HP 768: 1946 survey of 362 female employees’ social activities at the Huntley & Palmers’ Sports and Social Club

Called upon to fill the jobs left behind by men leaving for war, women joined these factories’ workforces in large numbers during WWI: the ‘munitionettes’ contributed to an estimated 60,000 shells produced at Huntley & Palmers between 1915 and 1918 [HP102 p. 14]. A number of companies, including Huntley & Palmers and Peak Frean, subsequently offered female employees opportunities to participate in company-funded sporting/recreational activities in what they claimed was a paternalistic and benevolent approach to workers’ welfare. By 1929 both companies had women’s cricket teams, and Huntley & Palmers even had 21 interdepartmental women’s cricket teams (far outnumbering the men on just 12!). In what must have been a competitive and entertaining company tournament, teams included the Invoice Office, Sugar Wafers, Cake Making, Cream Filling and ‘Sample Room’ (I wouldn’t mind working in that last one). [HP OS 610]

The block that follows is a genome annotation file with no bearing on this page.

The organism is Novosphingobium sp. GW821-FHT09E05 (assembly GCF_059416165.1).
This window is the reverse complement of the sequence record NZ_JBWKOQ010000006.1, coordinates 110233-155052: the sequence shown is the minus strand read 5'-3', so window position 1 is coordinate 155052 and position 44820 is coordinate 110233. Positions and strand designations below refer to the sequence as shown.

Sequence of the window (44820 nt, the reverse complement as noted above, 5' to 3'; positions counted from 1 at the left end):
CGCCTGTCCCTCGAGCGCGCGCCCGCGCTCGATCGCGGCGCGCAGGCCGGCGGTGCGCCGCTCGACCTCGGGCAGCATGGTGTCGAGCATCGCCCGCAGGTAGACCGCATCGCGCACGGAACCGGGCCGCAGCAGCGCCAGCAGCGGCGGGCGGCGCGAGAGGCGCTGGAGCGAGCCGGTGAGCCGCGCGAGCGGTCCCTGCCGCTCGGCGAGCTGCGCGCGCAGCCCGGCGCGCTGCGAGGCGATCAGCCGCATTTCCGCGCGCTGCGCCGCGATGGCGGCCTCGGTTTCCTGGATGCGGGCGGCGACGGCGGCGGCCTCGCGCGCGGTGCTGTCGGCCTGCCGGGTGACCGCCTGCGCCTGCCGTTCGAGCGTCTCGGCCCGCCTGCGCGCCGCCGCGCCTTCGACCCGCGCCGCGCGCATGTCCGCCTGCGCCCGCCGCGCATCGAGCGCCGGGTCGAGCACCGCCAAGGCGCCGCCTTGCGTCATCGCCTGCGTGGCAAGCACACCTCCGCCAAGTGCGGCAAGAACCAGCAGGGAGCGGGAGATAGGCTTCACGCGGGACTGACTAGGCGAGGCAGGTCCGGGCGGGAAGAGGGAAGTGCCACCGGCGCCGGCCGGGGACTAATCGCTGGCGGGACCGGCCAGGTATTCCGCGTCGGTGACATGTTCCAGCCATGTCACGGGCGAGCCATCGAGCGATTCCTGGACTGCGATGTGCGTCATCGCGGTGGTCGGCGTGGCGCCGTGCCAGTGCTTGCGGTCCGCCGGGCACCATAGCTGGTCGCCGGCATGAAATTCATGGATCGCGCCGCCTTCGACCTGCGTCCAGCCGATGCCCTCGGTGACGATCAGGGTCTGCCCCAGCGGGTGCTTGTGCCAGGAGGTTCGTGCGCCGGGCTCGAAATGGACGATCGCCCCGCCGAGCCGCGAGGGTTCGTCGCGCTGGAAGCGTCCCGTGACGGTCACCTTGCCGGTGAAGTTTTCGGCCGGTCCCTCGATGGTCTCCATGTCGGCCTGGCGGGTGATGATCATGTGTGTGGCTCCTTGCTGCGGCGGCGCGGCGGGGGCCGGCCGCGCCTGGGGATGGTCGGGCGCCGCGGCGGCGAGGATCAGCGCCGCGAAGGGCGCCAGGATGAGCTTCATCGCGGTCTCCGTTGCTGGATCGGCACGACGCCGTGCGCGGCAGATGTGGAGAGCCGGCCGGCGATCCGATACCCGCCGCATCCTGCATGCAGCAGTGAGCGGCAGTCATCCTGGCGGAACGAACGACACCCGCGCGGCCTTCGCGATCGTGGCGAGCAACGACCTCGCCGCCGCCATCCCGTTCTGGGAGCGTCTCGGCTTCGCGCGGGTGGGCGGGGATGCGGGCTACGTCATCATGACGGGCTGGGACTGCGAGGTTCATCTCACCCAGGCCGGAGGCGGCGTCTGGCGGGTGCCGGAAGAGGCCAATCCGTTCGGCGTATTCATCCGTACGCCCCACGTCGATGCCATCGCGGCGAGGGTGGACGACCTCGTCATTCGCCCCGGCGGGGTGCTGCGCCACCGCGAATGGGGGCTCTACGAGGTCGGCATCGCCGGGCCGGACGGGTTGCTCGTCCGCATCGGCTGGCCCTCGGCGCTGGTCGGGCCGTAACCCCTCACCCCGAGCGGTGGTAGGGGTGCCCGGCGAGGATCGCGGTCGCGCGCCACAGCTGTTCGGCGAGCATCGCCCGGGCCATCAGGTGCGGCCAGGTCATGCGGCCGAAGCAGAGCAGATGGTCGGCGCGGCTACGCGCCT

HP 610: The cover of one of the Cricket Scoring Books used by the firm

HP 610: The cover of one of the Cricket Scoring Books used by the firm

HP 610:  One of many score sheets contained with the Cricket Score Books

HP 610: One of many score sheets contained with the Cricket Score Books